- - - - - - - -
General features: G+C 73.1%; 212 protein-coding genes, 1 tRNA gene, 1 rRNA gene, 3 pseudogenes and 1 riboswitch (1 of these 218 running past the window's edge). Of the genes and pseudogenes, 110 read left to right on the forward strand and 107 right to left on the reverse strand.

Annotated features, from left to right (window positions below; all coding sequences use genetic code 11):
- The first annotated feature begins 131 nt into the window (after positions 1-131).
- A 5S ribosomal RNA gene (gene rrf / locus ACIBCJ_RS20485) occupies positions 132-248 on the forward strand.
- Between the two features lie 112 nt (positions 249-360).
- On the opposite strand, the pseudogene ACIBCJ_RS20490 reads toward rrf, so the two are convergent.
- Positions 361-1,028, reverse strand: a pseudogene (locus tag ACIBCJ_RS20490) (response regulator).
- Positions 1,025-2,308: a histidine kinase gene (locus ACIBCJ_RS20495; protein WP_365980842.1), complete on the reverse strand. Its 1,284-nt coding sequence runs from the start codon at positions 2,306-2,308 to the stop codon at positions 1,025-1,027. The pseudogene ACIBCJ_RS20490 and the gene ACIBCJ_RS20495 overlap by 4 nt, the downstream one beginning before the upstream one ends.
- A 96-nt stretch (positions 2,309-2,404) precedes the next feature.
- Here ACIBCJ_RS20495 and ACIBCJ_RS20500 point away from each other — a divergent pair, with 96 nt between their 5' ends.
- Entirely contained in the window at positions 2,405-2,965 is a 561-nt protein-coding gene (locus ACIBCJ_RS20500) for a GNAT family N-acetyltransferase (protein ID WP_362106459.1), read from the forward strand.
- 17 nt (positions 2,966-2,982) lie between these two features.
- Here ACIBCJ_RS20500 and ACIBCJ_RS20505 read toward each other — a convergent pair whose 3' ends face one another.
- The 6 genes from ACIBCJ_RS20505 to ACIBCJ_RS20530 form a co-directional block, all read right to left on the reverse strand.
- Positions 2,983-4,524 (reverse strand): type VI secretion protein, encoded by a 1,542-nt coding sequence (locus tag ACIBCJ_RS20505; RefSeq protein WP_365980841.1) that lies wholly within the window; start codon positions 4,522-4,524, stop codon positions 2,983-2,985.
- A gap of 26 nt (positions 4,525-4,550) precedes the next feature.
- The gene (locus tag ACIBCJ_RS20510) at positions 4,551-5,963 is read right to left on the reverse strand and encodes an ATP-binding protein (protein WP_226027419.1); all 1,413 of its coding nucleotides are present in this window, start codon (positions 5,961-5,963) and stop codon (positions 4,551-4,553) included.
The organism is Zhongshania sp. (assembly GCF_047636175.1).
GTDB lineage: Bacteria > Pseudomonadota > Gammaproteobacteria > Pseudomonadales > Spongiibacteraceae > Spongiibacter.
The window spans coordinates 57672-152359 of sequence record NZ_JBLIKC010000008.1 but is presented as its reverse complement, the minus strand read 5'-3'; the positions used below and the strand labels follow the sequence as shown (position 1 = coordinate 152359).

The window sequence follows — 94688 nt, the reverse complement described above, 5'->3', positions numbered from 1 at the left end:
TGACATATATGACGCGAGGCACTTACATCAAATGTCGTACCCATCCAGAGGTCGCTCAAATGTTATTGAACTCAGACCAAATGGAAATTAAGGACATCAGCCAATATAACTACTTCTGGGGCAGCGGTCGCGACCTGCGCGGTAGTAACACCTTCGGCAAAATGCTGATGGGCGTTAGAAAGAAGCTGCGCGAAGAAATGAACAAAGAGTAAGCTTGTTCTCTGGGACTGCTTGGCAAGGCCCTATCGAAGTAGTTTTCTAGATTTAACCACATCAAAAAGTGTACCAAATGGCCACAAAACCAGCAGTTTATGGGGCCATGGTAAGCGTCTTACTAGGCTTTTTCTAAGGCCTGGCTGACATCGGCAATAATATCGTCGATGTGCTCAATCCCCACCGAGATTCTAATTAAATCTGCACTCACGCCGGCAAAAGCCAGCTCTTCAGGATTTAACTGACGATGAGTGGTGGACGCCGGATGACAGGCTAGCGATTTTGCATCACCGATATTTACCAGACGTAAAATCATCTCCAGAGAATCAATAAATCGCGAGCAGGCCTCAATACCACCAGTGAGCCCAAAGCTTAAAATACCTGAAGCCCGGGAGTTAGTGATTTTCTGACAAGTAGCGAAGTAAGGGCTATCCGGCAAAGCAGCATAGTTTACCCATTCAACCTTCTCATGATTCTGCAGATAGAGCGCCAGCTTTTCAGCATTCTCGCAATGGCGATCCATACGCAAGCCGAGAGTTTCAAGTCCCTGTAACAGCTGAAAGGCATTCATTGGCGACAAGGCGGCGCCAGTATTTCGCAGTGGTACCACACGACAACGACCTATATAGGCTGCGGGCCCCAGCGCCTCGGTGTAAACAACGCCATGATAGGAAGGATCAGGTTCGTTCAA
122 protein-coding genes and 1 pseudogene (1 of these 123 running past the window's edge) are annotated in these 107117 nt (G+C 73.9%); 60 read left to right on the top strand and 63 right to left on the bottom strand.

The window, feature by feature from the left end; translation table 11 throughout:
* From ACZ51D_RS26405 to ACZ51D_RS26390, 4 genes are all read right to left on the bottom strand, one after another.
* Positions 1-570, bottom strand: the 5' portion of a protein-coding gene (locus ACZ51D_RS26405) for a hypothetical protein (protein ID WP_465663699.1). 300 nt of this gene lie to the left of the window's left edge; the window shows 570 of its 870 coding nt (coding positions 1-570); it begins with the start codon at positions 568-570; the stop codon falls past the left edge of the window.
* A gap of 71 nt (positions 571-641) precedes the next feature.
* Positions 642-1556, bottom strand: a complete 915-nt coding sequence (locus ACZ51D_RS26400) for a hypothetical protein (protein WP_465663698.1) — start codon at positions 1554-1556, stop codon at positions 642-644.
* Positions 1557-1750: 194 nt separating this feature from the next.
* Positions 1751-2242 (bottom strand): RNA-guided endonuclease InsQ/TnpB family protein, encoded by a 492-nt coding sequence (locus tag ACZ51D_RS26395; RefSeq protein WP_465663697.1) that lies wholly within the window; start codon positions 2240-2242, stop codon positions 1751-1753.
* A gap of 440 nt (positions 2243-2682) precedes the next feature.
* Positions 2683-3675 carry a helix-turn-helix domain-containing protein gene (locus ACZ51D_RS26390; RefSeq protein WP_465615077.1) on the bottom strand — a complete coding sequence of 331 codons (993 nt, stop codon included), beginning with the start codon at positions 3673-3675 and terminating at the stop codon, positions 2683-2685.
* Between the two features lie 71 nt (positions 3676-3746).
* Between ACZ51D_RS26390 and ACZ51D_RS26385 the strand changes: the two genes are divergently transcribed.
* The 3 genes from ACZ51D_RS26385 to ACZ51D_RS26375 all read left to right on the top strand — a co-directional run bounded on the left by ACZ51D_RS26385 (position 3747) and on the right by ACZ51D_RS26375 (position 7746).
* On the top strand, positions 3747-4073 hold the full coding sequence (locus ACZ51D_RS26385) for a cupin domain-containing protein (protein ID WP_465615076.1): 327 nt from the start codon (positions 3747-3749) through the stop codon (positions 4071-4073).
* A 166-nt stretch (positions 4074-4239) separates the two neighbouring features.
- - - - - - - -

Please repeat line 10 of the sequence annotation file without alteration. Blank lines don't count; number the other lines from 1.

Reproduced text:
- Here ACIBCJ_RS20495 and ACIBCJ_RS20500 point away from each other — a divergent pair, with 96 nt between their 5' ends.